Our Pearl Harbor

It was our generation’s Pearl Harbor. I wasn’t going to write about it because everybody else in the world is going to do “where I was stories.” To get THAT out of the way, I was in Cape. Mother said something about a building on fire in New York. I looked at the TV and thought, just like I had when I first saw the Alfred P. Murrah Federal Building in downtown Oklahoma City in flames on April 19, 1995, that it was a gas explosion. Soon, in both cases, we discovered a darker reason for the flames: terrorism.

The scramble to get home

I called Wife Lila in West Palm Beach and we shared our fears.

I hurried to a Cape gas station to fill up for a quick trip back to Florida. I wasn’t sure if gas was going to be available – or how much it was going to cost – for the return.

On the way south, I drove under an overpass near Nashville that had a massive American Flag hanging from it. I’ve never seen so many flags flying. I also noticed that drivers were more polite – they’d give you a wave to let you know it was OK to pull out and you’d acknowledge it in kind.

Where was the shared sacrifice?

Of course, that only lasted for a short while. Instead of experiencing the shared sacrifices of World War II, we were told to go shopping. Instead of cutting back on energy consumption, we demonstrated our patriotism by hanging “Support our Troops” magnetic ribbons on the back of gas-guzzling SUVs. Instead of drafting a cross-section of American society, putting everybody at risk, we had a volunteer army that meant it was unlikely that you had any literal skin in the game. Politicians like Rudy Giuliani whose sentences, according to Joe Biden, consist of “a noun, a verb, and 9/11” wrapped themselves in the flag and rushed us into two wars for dubious reasons.

Osama Bin Laden, for the price of 19 airline tickets, managed to cripple our economy and made us give up freedoms and privacy. Mission accomplished.

Flags still thrill me

Still, as I travel across this great land, I’m still thrilled to see our Flag flying. These were taken at the North County Park, Overbey Farms outside Murray, Ky., the Jackson City Hall and a florist in Gastonia, NC. These are AMERICAN flags. They don’t belong to politicians and political parties and they should be used to unite, not divide us.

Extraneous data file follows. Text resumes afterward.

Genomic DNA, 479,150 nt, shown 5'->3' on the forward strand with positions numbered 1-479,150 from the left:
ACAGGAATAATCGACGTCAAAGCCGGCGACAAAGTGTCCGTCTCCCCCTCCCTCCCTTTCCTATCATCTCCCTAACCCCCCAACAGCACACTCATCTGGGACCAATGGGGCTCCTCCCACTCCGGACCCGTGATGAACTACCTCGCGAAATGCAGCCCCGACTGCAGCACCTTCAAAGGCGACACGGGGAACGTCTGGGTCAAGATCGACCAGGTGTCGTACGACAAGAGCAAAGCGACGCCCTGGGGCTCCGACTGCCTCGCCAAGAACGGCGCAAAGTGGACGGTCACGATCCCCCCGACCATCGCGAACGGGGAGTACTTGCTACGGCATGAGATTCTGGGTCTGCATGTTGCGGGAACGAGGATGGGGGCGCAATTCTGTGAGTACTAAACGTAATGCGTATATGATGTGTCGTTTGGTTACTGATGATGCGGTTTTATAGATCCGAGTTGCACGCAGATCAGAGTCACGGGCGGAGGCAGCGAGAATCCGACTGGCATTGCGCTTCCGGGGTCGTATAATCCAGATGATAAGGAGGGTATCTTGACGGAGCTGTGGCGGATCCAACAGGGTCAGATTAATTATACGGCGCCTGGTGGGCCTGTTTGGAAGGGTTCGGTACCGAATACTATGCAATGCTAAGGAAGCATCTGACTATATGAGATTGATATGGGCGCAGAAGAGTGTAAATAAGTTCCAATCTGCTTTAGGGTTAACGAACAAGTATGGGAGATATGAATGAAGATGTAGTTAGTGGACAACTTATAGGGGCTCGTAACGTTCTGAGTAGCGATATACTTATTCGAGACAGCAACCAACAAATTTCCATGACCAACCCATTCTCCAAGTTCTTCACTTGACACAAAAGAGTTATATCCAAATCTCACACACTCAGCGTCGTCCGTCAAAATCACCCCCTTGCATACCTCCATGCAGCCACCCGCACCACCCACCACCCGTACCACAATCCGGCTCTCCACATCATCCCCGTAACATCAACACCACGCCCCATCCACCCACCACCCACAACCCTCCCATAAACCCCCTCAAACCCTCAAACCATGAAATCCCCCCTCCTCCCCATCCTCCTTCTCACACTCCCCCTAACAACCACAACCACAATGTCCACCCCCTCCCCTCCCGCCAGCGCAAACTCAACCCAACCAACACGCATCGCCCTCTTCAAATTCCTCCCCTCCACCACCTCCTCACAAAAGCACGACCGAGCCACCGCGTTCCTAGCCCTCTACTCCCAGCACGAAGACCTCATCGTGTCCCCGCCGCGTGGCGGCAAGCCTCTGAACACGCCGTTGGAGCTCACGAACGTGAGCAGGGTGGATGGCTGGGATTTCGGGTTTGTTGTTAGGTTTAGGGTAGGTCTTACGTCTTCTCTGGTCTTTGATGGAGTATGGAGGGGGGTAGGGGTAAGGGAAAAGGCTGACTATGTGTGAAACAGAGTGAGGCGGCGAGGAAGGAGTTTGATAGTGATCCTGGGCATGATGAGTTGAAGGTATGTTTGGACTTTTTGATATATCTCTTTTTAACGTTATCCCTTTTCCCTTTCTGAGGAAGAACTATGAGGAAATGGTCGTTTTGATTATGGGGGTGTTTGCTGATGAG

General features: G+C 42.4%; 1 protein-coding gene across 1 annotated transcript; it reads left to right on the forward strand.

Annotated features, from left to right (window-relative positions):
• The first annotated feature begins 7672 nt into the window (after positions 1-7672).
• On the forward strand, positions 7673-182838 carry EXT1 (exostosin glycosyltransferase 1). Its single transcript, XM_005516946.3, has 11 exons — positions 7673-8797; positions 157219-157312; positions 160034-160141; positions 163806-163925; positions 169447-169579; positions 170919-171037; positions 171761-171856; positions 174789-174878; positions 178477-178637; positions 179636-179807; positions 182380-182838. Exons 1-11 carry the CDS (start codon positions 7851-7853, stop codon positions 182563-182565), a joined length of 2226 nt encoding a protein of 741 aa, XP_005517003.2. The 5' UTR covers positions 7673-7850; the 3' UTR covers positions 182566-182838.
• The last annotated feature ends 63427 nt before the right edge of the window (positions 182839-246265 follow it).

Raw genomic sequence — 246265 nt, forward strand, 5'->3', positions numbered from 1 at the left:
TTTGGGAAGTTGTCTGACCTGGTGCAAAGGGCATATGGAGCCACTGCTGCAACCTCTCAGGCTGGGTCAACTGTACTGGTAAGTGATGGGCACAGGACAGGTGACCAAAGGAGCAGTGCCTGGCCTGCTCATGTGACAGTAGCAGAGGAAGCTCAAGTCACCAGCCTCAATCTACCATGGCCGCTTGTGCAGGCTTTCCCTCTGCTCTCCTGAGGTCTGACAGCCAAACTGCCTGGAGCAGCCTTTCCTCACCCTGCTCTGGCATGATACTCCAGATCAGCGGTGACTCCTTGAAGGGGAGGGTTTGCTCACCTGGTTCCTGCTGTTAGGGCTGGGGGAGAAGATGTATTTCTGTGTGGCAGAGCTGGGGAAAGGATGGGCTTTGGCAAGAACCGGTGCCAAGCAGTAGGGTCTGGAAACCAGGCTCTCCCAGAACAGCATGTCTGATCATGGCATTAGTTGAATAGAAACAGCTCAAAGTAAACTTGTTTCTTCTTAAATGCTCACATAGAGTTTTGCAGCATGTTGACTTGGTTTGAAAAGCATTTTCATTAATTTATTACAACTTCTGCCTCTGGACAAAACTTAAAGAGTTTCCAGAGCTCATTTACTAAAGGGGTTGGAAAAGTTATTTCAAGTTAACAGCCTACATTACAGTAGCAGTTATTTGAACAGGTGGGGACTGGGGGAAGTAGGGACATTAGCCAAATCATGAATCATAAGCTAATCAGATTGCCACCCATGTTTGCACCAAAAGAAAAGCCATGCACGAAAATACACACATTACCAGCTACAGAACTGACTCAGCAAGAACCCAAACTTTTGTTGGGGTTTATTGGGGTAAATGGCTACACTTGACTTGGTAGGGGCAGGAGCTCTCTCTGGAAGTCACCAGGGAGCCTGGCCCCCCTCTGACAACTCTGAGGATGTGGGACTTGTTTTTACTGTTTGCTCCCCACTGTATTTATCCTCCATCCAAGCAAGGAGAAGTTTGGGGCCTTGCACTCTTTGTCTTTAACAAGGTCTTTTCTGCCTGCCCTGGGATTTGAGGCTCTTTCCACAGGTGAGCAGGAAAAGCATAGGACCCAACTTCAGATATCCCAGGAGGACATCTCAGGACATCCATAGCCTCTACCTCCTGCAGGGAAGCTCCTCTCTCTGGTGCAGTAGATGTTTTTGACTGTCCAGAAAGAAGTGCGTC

I Love Fish Camps

I spent a day and a half roaming around Gastonia, N.C., looking for familiar sights without finding many. Maybe being in the town for just under two years didn’t imprint many memories, or maybe the town really HAS changed. I couldn’t even find the two places we lived while we were there.

One thing I wanted to check out, though, was a fish camp. They were huge, barn-like affairs with long tables (and equally long lines of people waiting to get in). Huge quantities of seafood and other delicacies were served family-style and all-you-can-eat.

First fish camp so-so

I was told the one we used to frequent had changed hands several times, but another one was just down the road from it was recommended. I showed up and got a huge quantity of food, but it was nothing to write home about. It tended to the greasy side.

Long Creek Fish Fry

I was still in town at 2 o’clock, so I thought I’d give Long Creek Fish Fry a try for a late lunch. I ordered a shrimp/oyster combo and added a buck to get onion rings instead of another side.

I hadn’t expected to take any photos, but I just had to pull out my Droid smart phone to shoot the Before photo of my plate to send back to Wife Lila.  Sorry for the fuzzy pix.

The sad thing is that I ate so much that one more bite would have caused an unpleasant explosion, and I still had almost half a plate of oysters and shrimp left. I was tempted to stay another night so I could heat the leftovers in a hotel microwave.

Cost: about 20 bucks, including tip.


Funny how you look at things without seeing them. I was in the back yard when I asked Mother, “Aren’t those the same chairs we had in Advance?”

“Two of them were,” she confirmed.

Brother Mark in contemplation